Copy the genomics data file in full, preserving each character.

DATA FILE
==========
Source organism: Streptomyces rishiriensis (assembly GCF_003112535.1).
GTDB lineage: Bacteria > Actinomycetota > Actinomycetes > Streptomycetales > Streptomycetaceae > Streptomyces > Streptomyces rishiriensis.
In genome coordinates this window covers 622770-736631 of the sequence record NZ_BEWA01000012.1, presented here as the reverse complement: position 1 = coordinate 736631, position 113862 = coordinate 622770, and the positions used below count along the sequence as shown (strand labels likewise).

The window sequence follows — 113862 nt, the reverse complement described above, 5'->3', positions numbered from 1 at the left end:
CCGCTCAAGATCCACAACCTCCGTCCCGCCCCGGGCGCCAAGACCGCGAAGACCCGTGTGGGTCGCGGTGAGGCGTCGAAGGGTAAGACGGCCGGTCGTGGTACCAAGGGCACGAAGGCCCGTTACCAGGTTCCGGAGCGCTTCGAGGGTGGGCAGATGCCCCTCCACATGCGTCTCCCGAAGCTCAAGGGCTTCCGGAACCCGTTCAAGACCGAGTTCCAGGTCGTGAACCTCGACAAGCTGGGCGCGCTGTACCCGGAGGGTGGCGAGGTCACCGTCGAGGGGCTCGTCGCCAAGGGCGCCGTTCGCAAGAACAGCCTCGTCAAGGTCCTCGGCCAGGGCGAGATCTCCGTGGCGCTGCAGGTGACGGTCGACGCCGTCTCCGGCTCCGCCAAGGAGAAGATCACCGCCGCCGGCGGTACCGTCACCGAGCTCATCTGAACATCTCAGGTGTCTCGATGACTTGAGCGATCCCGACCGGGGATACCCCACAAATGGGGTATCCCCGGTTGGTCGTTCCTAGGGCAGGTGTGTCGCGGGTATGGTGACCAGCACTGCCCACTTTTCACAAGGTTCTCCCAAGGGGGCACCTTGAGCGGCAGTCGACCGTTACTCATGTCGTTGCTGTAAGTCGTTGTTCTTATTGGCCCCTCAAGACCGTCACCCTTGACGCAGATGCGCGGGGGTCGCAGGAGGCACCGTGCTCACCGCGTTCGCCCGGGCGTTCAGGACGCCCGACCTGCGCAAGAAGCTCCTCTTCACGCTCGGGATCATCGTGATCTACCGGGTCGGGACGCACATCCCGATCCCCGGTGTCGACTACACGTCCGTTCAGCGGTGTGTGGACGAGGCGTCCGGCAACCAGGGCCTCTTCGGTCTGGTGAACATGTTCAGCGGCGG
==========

Source organism: Streptomyces rishiriensis (assembly GCF_003112535.1).
GTDB lineage: Bacteria > Actinomycetota > Actinomycetes > Streptomycetales > Streptomycetaceae > Streptomyces > Streptomyces rishiriensis.
In genome coordinates this window covers 622770-736631 of the sequence record NZ_BEWA01000012.1, presented here as the reverse complement: position 1 = coordinate 736631, position 113862 = coordinate 622770, and the positions used below count along the sequence as shown (strand labels likewise).

The window sequence follows — 113862 nt, the reverse complement described above, 5'->3', positions numbered from 1 at the left end:
CCGCTCAAGATCCACAACCTCCGTCCCGCCCCGGGCGCCAAGACCGCGAAGACCCGTGTGGGTCGCGGTGAGGCGTCGAAGGGTAAGACGGCCGGTCGTGGTACCAAGGGCACGAAGGCCCGTTACCAGGTTCCGGAGCGCTTCGAGGGTGGGCAGATGCCCCTCCACATGCGTCTCCCGAAGCTCAAGGGCTTCCGGAACCCGTTCAAGACCGAGTTCCAGGTCGTGAACCTCGACAAGCTGGGCGCGCTGTACCCGGAGGGTGGCGAGGTCACCGTCGAGGGGCTCGTCGCCAAGGGCGCCGTTCGCAAGAACAGCCTCGTCAAGGTCCTCGGCCAGGGCGAGATCTCCGTGGCGCTGCAGGTGACGGTCGACGCCGTCTCCGGCTCCGCCAAGGAGAAGATCACCGCCGCCGGCGGTACCGTCACCGAGCTCATCTGAACATCTCAGGTGTCTCGATGACTTGAGCGATCCCGACCGGGGATACCCCACAAATGGGGTATCCCCGGTTGGTCGTTCCTAGGGCAGGTGTGTCGCGGGTATGGTGACCAGCACTGCCCACTTTTCACAAGGTTCTCCCAAGGGGGCACCTTGAGCGGCAGTCGACCGTTACTCATGTCGTTGCTGTAAGTCGTTGTTCTTATTGGCCCCTCAAGACCGTCACCCTTGACGCAGATGCGCGGGGGTCGCAGGAGGCACCGTGCTCACCGCGTTCGCCCGGGCGTTCAGGACGCCCGACCTGCGCAAGAAGCTCCTCTTCACGCTCGGGATCATCGTGATCTACCGGGTCGGGACGCACATCCCGATCCCCGGTGTCGACTACACGTCCGTTCAGCGGTGTGTGGACGAGGCGTCCGGCAACCAGGGCCTCTTCGGTCTGGTGAACATGTTCAGCGGCGG